Hilary Wilson, “The Priest,” in Wilson, People of the Pharaohs: From Peasant to Courtier (London: Michael O’Mara Books Ltd., 1997), pp. 97–119, esp. p. 106. Priests were not resident in the temple, but were organized into phyles, taking their turn in the temple only every fourth month. The rest of the time they lived normal lives with their families. See Blackman, “Purification (Egyptian),” p. 10; D. Meeks, “Pureté et Impureté: Égypte,” in Dictionnaire de la Bible—Supplément, vol. 9 (Paris, 1979), pp. 430–451, esp. p. 441.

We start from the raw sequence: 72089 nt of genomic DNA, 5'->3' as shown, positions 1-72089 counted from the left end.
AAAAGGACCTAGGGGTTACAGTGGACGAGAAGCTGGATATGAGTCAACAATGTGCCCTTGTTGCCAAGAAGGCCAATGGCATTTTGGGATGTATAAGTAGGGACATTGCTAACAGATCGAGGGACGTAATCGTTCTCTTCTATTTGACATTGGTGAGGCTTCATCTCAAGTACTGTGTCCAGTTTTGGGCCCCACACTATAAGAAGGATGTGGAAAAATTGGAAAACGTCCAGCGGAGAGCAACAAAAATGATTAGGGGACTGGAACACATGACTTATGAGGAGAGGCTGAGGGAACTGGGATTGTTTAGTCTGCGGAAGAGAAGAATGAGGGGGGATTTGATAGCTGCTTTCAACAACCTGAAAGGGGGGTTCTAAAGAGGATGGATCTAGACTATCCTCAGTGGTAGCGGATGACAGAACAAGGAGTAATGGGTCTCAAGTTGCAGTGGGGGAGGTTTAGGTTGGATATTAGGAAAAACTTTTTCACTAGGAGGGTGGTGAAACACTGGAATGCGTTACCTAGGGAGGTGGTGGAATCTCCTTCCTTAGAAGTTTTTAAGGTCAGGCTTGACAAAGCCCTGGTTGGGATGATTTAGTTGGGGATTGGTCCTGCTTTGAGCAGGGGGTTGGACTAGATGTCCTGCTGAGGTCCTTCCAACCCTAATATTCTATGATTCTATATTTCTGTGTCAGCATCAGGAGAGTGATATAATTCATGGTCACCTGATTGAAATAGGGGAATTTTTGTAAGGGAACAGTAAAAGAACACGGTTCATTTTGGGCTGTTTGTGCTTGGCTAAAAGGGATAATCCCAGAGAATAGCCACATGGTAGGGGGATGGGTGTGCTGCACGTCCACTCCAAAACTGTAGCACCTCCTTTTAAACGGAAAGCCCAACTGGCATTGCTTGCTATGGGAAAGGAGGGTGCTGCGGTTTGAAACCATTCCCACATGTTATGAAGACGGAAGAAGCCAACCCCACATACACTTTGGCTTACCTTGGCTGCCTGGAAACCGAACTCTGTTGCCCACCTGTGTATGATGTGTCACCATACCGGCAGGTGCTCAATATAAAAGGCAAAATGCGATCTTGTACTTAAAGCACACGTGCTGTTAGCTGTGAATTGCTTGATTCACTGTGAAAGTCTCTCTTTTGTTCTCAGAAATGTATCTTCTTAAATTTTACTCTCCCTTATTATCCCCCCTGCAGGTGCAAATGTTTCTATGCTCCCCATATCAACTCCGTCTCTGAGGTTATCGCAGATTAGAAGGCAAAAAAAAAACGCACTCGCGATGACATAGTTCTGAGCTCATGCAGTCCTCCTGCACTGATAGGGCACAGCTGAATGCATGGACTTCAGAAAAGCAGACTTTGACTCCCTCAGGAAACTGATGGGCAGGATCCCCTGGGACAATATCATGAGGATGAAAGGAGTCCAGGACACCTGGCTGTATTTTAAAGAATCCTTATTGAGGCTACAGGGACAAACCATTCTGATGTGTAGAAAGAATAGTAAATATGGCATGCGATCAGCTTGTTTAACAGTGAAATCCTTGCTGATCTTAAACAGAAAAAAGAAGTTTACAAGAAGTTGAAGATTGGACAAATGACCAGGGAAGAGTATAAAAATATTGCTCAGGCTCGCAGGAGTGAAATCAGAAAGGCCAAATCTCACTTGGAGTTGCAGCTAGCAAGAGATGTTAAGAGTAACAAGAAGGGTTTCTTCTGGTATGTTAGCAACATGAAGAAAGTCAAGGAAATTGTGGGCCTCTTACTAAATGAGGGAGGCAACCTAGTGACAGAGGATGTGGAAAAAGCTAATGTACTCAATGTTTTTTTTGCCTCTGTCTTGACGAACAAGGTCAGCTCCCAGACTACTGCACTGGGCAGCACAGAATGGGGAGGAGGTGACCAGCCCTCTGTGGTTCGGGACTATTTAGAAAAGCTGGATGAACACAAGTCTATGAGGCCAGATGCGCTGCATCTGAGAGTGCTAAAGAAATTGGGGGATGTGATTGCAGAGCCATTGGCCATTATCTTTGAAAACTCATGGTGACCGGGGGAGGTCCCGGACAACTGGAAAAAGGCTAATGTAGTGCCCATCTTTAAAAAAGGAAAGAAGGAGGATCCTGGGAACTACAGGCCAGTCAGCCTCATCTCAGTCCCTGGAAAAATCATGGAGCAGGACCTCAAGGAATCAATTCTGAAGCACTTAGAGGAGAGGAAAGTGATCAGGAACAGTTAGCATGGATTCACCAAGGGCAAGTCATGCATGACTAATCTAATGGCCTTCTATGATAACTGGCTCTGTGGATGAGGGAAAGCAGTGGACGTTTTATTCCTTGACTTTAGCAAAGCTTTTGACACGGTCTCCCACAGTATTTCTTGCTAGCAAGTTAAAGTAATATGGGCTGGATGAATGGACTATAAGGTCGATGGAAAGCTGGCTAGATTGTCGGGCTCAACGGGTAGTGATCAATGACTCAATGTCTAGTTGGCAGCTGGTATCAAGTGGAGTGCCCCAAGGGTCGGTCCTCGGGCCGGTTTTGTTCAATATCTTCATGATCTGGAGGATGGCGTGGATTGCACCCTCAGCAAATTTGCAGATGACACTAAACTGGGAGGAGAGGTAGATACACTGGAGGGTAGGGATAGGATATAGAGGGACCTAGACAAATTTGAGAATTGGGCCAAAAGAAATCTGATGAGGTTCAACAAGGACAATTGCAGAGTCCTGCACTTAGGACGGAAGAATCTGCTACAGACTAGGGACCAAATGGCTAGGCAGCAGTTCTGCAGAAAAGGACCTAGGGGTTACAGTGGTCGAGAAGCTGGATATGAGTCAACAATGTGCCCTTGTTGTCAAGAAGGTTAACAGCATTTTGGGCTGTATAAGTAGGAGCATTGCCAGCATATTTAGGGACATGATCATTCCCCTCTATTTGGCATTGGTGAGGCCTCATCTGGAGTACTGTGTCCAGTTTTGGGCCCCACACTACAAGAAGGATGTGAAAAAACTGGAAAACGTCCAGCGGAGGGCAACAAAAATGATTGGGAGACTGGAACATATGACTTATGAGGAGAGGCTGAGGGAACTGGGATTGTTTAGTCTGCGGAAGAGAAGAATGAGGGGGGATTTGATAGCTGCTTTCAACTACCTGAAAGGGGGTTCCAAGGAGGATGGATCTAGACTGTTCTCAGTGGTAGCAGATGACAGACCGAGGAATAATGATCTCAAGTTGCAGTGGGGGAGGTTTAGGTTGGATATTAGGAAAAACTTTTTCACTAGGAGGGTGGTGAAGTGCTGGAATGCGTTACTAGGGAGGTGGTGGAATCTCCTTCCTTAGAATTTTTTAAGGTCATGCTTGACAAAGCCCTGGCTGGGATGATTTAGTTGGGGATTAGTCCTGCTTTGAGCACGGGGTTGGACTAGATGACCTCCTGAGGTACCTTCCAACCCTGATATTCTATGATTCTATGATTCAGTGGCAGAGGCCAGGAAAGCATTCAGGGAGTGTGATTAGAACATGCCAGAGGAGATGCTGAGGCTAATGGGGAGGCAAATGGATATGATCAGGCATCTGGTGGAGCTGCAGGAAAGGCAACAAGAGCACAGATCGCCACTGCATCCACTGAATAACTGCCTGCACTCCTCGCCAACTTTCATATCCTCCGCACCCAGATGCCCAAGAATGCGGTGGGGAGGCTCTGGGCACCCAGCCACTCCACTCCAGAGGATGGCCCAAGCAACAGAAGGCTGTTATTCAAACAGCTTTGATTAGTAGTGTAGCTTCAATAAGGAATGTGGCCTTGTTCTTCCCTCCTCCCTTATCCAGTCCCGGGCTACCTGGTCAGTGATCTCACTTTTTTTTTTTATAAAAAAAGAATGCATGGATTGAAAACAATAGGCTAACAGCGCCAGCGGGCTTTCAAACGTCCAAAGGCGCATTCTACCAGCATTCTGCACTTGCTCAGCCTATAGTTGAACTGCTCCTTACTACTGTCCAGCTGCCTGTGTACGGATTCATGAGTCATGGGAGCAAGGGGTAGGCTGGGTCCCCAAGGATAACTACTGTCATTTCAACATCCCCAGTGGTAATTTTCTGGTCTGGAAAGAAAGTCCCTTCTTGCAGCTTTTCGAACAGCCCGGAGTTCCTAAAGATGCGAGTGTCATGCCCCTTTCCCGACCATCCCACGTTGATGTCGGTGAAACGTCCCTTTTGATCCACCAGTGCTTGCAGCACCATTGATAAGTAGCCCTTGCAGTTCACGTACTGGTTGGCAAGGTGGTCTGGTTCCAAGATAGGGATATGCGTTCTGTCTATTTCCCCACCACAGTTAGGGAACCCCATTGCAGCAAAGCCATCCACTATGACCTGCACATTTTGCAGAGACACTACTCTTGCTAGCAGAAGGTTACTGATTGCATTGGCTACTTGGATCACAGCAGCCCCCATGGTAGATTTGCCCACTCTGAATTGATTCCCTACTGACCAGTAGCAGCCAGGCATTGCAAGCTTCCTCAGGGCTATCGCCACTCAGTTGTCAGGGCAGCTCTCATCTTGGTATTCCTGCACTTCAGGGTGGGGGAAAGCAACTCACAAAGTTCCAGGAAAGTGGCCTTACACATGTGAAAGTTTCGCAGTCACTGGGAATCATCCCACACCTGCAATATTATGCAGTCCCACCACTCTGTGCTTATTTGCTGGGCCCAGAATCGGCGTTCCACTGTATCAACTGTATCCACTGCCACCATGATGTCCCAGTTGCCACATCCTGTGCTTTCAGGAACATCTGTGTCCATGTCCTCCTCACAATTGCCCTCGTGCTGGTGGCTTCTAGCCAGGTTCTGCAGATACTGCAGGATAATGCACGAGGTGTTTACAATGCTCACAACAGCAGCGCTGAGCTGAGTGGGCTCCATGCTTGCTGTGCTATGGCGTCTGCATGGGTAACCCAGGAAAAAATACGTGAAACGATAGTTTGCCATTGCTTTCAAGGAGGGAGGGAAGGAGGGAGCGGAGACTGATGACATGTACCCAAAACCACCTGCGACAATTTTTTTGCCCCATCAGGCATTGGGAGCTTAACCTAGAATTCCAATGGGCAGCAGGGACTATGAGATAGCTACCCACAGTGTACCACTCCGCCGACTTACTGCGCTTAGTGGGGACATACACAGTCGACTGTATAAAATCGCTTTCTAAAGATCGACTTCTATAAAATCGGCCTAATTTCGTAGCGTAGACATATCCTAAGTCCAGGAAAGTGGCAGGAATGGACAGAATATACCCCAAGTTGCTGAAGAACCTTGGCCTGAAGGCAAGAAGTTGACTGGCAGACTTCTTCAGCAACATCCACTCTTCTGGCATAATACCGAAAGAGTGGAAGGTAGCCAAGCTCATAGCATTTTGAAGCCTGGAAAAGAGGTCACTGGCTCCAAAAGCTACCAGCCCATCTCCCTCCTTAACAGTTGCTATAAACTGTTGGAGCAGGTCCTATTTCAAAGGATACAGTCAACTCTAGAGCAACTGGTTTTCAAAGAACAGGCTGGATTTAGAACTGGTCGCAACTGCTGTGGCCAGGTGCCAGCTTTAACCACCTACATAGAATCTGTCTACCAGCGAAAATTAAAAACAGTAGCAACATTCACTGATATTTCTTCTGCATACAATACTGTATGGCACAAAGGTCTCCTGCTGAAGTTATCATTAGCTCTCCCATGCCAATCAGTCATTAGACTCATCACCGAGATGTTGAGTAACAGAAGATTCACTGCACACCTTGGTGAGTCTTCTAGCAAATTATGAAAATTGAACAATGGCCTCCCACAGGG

The fact that most men rotated in and out of the priesthood meant that they were shaved bald one month out of every four—and this at a time when the standard of male beauty was deep black shoulder-length hair! (See endnote 10.) For those men (and this was most upper class men) the only way to achieve the standard of male beauty was the wig. Wigs were thus the fashion, and were worn on public occasions and at banquets, often woven into the existing short hair. See J. Fletcher, “Hair,” British Museum Dictionary of Ancient Egypt (London: British Museum Press, 1995), pp. 117–118.